Author: Cllr Judith Blake, Leeds City Council
Our ambition is for Leeds to be the best city for children and young people to grow up in – a crucial element of Leeds City Council’s work to become the best city in the UK by 2030.
Child Friendly Leeds is the thread that brings together all the work that we are doing to create better outcomes for the 187,000 children and young people that live in our city.
Since Child Friendly Leeds was launched in 2012, we have been building a city-wide effort to put children and young people at the heart of our thinking, planning and action. The child friendly vision is one that the whole city can, and is, uniting behind – one that invites everyone, including individuals, schools, sports clubs, voluntary services, private sector companies, health, the police and the wider public sector to determine and develop their role in improving the lives of children and young people. It puts children at the very heart of the city’s growth strategy.
The voice of the child is at the heart of everything that we do. We engage with children through our voice and influence work, the ‘Have a Voice Council’ for children looked after, and the Care Leaver’s Council to find out their priorities and we act on what they tell us.
Our growing network of ambassadors share our ambition and work with us to improve the lives of children and young people in Leeds. They offer enrichment opportunities for children looked after and care leavers, support activity days for foster families and sponsor prizes and events to celebrate achievements. They also build links with local schools, their staff mentor young people in care through the Independent Visitors Scheme; they promote and support foster care across their workforce and involve children and young people in their organisations.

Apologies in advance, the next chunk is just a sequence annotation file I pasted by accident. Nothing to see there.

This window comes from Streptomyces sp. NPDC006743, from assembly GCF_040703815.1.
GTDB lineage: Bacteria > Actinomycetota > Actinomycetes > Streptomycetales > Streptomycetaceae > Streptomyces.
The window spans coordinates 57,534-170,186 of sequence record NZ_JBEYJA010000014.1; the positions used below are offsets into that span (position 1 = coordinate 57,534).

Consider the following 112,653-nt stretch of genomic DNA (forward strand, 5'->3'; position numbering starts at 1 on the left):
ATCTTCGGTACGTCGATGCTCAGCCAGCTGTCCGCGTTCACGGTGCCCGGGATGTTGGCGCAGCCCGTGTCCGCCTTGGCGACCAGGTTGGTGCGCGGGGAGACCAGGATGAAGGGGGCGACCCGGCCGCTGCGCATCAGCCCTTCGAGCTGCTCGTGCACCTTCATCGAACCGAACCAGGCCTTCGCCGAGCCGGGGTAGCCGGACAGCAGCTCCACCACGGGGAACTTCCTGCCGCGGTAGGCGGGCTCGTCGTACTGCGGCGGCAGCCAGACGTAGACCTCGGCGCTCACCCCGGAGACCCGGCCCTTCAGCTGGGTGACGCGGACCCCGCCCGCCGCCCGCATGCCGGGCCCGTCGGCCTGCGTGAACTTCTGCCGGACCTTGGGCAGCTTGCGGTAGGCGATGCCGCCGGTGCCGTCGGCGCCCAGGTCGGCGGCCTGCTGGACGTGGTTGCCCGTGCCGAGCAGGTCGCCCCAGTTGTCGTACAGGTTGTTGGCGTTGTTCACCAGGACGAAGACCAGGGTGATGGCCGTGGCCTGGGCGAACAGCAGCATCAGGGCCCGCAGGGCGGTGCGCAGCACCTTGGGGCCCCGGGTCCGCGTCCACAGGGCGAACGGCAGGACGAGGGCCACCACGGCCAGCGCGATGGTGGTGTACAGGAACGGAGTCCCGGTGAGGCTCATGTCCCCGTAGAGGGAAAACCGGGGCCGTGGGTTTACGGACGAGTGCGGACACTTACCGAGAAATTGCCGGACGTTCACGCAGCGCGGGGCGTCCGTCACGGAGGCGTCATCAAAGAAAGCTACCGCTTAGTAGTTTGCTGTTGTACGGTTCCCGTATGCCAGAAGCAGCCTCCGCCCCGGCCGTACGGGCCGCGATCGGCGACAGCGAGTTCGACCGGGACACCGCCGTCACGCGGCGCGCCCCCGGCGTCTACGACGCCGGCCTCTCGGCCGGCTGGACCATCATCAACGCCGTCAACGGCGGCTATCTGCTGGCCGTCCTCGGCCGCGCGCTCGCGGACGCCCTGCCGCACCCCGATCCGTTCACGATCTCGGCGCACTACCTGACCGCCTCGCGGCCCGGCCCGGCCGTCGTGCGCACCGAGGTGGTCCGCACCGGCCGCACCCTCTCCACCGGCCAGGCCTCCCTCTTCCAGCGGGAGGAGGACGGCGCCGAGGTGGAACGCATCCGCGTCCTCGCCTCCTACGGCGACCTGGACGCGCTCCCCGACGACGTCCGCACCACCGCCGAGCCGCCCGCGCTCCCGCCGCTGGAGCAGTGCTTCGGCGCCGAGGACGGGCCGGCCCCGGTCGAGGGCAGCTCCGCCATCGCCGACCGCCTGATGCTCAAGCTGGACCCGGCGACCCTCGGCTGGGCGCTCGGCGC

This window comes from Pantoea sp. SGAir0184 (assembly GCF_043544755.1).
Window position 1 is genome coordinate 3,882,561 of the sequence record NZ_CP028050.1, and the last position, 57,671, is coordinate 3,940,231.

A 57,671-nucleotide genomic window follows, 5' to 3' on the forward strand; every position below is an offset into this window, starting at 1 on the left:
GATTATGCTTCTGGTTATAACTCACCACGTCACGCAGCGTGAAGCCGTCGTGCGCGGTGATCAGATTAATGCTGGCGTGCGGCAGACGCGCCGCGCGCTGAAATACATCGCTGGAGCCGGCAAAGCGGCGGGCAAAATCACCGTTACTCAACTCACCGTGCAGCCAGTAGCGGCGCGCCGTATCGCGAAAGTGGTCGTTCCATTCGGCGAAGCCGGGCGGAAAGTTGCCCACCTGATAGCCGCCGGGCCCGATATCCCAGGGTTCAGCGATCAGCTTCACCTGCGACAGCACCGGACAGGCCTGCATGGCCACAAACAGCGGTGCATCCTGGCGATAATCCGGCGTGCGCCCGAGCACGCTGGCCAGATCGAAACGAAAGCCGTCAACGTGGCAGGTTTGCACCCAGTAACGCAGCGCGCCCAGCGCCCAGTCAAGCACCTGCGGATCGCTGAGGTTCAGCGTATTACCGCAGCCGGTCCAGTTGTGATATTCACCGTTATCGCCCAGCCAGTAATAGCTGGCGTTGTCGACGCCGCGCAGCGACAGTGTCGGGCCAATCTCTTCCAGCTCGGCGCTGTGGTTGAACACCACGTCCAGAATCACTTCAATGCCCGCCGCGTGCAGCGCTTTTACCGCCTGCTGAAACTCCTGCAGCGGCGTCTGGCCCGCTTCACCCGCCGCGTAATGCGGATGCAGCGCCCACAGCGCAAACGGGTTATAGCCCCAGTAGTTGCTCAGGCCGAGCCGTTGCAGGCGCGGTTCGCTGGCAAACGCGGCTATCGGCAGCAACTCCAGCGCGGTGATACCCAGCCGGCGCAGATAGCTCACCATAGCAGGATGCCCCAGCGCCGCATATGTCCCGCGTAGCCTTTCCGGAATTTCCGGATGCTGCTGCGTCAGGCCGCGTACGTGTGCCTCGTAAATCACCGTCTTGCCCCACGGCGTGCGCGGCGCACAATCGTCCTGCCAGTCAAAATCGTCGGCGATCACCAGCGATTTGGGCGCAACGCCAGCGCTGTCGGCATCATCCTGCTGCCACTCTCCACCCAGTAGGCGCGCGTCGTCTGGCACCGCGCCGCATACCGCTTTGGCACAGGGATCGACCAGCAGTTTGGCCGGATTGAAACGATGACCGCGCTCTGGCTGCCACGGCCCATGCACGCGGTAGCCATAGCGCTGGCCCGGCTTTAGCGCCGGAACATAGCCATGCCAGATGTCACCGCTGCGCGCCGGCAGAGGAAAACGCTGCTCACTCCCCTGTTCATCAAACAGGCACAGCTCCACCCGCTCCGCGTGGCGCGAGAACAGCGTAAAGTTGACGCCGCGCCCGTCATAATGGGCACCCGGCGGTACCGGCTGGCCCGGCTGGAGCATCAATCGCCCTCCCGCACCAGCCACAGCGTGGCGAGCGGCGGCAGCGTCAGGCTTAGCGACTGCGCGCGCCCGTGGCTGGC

Over the past six years, we have focused on ensuring that children’s priorities are seen as everyone’s priorities, right across the city. In particular we have asked everyone to obsess on three key issues:
Between 2011 and 2017, the number of children looked after in Leeds was safely and appropriately reduced by 13.5%, in contrast to the national trend, where the number increased by 11% over the same period. Primary and secondary school attendance increased by 1.2 percentage points and 1.9 percentage points respectively, and the number of young people not in education employment or training declined by 26%.
Progress has been made, but there is still more to do. The gap in achievement between our most vulnerable and more affluent children is not closing. Research shows that poor attainment at school has a stark impact on adult outcomes including employability, earning potential, long-term health and indeed life expectancy. We want to improve the three ‘As’ for these children and young people – their ‘attendance’ at school, their ability to ‘achieve’ well socially and their academic ‘attainment’.
It is our firm belief that by nurturing and supporting our children today, we’ll have a better city tomorrow. Child Friendly Leeds continues to create the right conditions to help us achieve this.